New Gazette policy
I’d like to talk to you about an issue that impacts the quality of the news we are able to report, the lack of transparency of some of our public representatives, and introduce a new policy at the Gazette that seeks to address this concern.
Perhaps you’re familiar with a social media hashtag, #nofilter that has gained popularity in recent years. It is meant to signal that the content provided is transparent–no photo manipulations, no spin, just reality. The popularity of #nofilter is indicative of a growing appetite for honest communication rather than smoke and mirrors or worse the hate that dominates public discourse today.
Unfortunately, such transparency seems to be in short supply among many public officials. Rather, it is the rare officeholder who will answer openly and candidly when asked a question by a reporter, or who will not hide behind a spokesperson trained to spin and frame responses.
More and more officials aren’t content to just use these buffers themselves, they also want to keep their employees from speaking to journalists. This goes beyond any legitimate aim of having public comments funneled through a single, knowledgeable source to limit misinformation. It’s more about creating an unnecessary wall between public servants and their ultimate bosses–you, the public.
The Brechner Center for Freedom of Information at University of Florida has recognized this disturbing trend. “Governments have increasingly imposed gag rules on their employees, barring staff from talking to journalists and providing information only through a public information office. With their careers on the line, employees have little incentive to litigate their speech rights, leaving the public blind to what the government is doing beyond the information officially approved for release through press officers.”
Here’s what that looks like on the local level:
- Public information officers often take days to answer simple questions, if they bother to answer them at all.
- Officials who ignore requests for interviews, instead speaking only through press officers—who, it must be reiterated, are NOT the people elected by the public.
- Elected officials who will only answer a reporter’s questions by email, thereby limiting the opportunity for important follow-up questions.
Why should you care?
Because reporters are asking these questions on your behalf. Many of the issues are complicated, and it’s a journalist’s job to distill this information and present it to the public fairly.
A knee-jerk reaction to this point, especially in our current toxic political environment, is to scoff and shout, “fake news,’’ to broad-brush all reporters’ allegiances and political leanings. Admittedly, it is not easy to tease out legitimate news organizations from online outlets masquerading as such. But we trust our readers’ intelligence and offer this advice when considering the veracity of our reporting: Use the eye test. To paraphrase Justice Potter Stewart, you know it when you see it.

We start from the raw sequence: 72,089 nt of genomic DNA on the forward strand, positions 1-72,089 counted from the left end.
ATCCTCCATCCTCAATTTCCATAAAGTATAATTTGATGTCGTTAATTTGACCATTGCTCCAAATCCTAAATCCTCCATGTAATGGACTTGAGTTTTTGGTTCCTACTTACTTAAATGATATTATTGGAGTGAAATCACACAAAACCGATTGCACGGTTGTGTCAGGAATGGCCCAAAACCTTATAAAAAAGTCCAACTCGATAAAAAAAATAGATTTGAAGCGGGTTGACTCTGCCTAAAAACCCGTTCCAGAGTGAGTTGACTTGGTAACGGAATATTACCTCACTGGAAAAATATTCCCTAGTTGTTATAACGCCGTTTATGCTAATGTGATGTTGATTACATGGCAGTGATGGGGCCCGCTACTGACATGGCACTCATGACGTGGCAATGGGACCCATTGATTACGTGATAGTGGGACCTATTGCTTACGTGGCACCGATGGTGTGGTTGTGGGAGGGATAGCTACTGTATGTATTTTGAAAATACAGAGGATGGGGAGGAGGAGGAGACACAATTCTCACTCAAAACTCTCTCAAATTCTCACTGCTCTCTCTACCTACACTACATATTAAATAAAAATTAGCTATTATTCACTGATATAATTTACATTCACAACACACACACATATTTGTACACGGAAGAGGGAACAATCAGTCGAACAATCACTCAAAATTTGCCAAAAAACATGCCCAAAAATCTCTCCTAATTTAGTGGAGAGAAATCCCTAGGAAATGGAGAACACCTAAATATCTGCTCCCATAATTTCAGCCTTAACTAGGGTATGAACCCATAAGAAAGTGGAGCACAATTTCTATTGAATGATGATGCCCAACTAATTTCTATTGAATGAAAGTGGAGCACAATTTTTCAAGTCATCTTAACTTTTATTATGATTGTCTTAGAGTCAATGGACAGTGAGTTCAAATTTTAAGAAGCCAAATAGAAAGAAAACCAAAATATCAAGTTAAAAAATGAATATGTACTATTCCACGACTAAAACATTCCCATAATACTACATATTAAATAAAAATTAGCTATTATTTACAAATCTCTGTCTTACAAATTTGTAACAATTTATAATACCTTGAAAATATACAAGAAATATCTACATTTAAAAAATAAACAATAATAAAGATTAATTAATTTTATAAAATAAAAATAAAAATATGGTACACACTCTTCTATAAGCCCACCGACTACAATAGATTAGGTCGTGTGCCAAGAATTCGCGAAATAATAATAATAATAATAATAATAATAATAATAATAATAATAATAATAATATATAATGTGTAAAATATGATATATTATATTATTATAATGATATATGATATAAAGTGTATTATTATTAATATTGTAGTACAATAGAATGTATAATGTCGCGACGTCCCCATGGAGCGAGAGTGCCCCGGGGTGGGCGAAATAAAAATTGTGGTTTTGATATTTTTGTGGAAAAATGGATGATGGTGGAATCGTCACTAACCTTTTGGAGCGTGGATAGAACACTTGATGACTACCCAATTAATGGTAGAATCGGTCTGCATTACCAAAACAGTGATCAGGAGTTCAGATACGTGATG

For reasons we cannot explain, some local public officials appear to be offended by reporters’ questions. Perhaps they forgot that part of the job description when they took their public roles, they are answerable to the public. That means facing questions they may find offensive because they carry a suggestion of impropriety.
This paper will not stop asking them because we, too, answer to the public. And the public isn’t sending us encouraging notes and news tips because they want us to tip-toe around the feelings of those in power. In fact, quite the opposite.
But here are the two pillars supporting our pact with the people we report on and serve: fairness and accuracy. The free flow of conversation with public officials gives insight into the thought processes involved in making decisions. And, as always, if our reporting contains any factual inaccuracy, we encourage—no, demand—that this be brought to our attention so we can correct the record. We won’t hold public officials to any standard we don’t apply to ourselves.
So, here’s our new policy. Whenever a public servant refuses requests for a telephone or in-person interview, denies public records in a readily accessible format, or in any other way obstructs the free flow of information, our stories will note it. This is not intended to be punitive or petulant; rather, it is important context for you, the reader, to evaluate not only the news but the manner in which it was gathered.
We’ll conclude by noting that some public servants get it. School board member Allison Campbell, for example, has posted a “Let’s get real movement” item online every week over the past seven years. The end of each post asks, “Want to be transparent and lose the phony? Then join the #letsgetrealmovement.”
Yes, by all means let’s be transparent and lose the phony. Why? Because it’s the best way to build trust and openly tackle the challenges our community faces.